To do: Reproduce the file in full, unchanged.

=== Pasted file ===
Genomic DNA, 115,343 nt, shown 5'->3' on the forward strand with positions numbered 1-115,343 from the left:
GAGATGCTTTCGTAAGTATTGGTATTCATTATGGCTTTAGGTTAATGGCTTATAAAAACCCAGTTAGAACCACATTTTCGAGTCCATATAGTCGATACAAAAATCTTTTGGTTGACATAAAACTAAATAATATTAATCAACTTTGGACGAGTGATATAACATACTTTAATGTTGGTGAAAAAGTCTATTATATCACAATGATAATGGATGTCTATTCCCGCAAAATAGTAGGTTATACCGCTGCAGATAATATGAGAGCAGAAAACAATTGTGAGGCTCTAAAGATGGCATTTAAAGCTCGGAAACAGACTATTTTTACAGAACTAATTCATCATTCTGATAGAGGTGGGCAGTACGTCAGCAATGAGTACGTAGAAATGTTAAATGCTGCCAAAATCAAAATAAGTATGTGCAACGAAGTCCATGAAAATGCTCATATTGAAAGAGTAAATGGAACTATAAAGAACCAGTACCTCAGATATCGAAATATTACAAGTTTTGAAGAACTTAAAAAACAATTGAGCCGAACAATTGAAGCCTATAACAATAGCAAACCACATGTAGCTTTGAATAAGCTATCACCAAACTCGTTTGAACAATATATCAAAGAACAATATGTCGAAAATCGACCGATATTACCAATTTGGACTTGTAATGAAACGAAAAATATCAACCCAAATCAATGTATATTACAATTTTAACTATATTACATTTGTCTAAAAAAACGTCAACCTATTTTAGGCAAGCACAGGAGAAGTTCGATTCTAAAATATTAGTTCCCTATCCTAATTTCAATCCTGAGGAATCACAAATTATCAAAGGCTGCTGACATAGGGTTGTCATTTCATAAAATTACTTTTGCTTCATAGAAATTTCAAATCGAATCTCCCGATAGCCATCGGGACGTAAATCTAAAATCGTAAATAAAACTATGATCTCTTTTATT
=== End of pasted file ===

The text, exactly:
Genomic DNA, 115,343 nt, shown 5'->3' on the forward strand with positions numbered 1-115,343 from the left:
GAGATGCTTTCGTAAGTATTGGTATTCATTATGGCTTTAGGTTAATGGCTTATAAAAACCCAGTTAGAACCACATTTTCGAGTCCATATAGTCGATACAAAAATCTTTTGGTTGACATAAAACTAAATAATATTAATCAACTTTGGACGAGTGATATAACATACTTTAATGTTGGTGAAAAAGTCTATTATATCACAATGATAATGGATGTCTATTCCCGCAAAATAGTAGGTTATACCGCTGCAGATAATATGAGAGCAGAAAACAATTGTGAGGCTCTAAAGATGGCATTTAAAGCTCGGAAACAGACTATTTTTACAGAACTAATTCATCATTCTGATAGAGGTGGGCAGTACGTCAGCAATGAGTACGTAGAAATGTTAAATGCTGCCAAAATCAAAATAAGTATGTGCAACGAAGTCCATGAAAATGCTCATATTGAAAGAGTAAATGGAACTATAAAGAACCAGTACCTCAGATATCGAAATATTACAAGTTTTGAAGAACTTAAAAAACAATTGAGCCGAACAATTGAAGCCTATAACAATAGCAAACCACATGTAGCTTTGAATAAGCTATCACCAAACTCGTTTGAACAATATATCAAAGAACAATATGTCGAAAATCGACCGATATTACCAATTTGGACTTGTAATGAAACGAAAAATATCAACCCAAATCAATGTATATTACAATTTTAACTATATTACATTTGTCTAAAAAAACGTCAACCTATTTTAGGCAAGCACAGGAGAAGTTCGATTCTAAAATATTAGTTCCCTATCCTAATTTCAATCCTGAGGAATCACAAATTATCAAAGGCTGCTGACATAGGGTTGTCATTTCATAAAATTACTTTTGCTTCATAGAAATTTCAAATCGAATCTCCCGATAGCCATCGGGACGTAAATCTAAAATCGTAAATAAAACTATGATCTCTTTTATT